Brian Graff, the executive director of the American Society of Pension Professionals and Actuaries, is a smart and candid guy. He commented on Forbes’ website yesterday about the Obama budget proposal to block people with more than about $3 million in their combined IRAs and defined contribution accounts from adding any more to the accounts.
Graff explained, as he always explains when people talk about limiting contributions to 401(k) accounts, that the policy would backfire, because small business owners would react by shutting down their company’s plan altogether.
“When a small business owner reaches the $3 million limit, they’re going to shut the plan down,” Graff said. “They don’t like being told they don’t get anything out of a plan.”
That explanation bothers me. I can see the pragmatism behind it. But I find it profoundly cynical. If it’s true—and I’m not so sure that it is— I think it would be reprehensible for anyone to take that attitude. It smacks of blackmail. Why have a public policy that depends on people who have contempt for public policy?
To find out what other people were thinking about the Obama proposal, I checked out the 401(k) Group on LinkedIn, where somebody opened a discussion on the $3 million cap idea. “Government interference,” someone called it. A “success tax,” someone else said. Another person suggested impeachment, calling Obama a “Marxist pig.” (And LinkedIn is the high-toned social network.) Another contributor contested the whole notion of income taxes at all.
Whence springs this well of sympathy for the ultra-wealthy? Am I the only one who doesn’t have over $1 million in my retirement accounts? If the tax-deferred system is so intrusive, if it does so little for the average joe, and if ERISA and the tax code are so complicated, why not call the whole thing off? Who needs to carry a huge burden of deferred taxes into retirement, anyway?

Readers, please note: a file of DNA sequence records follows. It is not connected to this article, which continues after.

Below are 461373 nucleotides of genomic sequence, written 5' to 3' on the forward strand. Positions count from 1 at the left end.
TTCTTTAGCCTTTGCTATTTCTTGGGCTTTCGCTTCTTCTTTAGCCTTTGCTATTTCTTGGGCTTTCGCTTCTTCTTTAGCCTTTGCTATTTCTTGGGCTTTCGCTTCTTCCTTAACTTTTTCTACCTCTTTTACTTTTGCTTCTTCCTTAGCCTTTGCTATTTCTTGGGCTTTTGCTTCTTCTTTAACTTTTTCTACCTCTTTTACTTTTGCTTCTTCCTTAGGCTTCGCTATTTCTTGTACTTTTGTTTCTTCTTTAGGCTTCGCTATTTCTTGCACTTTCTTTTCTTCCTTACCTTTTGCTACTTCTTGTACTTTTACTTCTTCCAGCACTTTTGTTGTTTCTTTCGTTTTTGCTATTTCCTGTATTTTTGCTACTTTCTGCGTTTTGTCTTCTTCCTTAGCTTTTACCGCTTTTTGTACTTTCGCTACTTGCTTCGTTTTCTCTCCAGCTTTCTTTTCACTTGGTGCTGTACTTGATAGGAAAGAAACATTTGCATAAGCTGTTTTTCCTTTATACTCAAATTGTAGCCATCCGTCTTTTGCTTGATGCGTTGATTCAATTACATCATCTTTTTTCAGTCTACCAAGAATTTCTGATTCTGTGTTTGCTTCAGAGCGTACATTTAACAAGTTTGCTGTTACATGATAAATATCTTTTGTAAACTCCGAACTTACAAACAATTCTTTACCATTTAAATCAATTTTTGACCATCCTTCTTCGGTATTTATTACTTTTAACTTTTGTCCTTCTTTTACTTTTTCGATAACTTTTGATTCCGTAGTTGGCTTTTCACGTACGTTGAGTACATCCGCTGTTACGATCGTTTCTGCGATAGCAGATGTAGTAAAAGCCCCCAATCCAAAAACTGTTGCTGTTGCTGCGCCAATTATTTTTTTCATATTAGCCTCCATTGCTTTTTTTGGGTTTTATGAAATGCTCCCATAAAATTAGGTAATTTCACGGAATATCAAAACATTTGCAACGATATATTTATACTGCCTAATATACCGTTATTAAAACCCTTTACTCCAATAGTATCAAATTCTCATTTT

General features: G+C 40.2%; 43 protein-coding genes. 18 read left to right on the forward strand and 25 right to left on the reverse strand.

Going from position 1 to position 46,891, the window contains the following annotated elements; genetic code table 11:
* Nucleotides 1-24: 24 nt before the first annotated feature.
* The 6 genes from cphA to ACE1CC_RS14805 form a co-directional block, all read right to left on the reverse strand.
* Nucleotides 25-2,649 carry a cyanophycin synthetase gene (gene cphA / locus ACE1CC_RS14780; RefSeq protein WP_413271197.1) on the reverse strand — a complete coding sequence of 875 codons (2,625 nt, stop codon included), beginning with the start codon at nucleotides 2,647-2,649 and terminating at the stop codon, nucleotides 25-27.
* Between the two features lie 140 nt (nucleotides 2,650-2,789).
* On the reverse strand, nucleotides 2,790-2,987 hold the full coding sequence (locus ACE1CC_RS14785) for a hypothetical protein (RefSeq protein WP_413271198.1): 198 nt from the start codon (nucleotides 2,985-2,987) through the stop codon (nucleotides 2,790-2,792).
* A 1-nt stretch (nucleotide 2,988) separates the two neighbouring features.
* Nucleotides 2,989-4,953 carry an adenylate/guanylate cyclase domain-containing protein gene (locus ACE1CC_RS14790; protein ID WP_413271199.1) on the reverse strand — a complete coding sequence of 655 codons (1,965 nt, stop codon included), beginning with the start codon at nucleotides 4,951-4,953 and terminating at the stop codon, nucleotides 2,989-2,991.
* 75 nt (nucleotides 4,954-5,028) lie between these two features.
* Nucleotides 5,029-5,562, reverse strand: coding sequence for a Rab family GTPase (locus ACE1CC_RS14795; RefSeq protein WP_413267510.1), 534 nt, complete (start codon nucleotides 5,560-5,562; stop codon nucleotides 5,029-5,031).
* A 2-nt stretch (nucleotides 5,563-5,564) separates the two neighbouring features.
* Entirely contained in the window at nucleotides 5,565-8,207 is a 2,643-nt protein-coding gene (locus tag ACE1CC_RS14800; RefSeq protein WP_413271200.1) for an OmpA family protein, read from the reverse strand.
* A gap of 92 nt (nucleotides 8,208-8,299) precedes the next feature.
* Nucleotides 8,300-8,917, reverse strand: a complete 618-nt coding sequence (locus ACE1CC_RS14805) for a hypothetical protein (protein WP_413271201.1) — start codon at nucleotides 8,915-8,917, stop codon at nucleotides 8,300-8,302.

I mentioned cynicism above. The level of cynicism in the retirement industry about the average participant is startling. And sadly, it’s justified. Participants don’t contribute enough. They do not read their statements or their disclosures. They do not rebalance annually.
But can you blame them? They have little job security, no representation when plan decisions are made, and often even no matching contribution from their employer. They believe that the investment game is rigged. And they’re right.
Here’s a simple solution. Along with offering a defined contribution plan, every employer should contribute 10% of each employee’s pay into the employee’s plan account. The employees will take home 10% less, but that’s OK, because they won’t miss what they never had. Some companies already do this.
Once the money is in the plan, they can’t take it out, except to roll it into another qualified account. At retirement, they use a certain percentage of their savings to buy a deferred income annuity fund that pays an income if and when they reach age 85. In return, they can distribute the rest of their qualified savings tax-free.
A win-win, right? I’ll let you work out the details.
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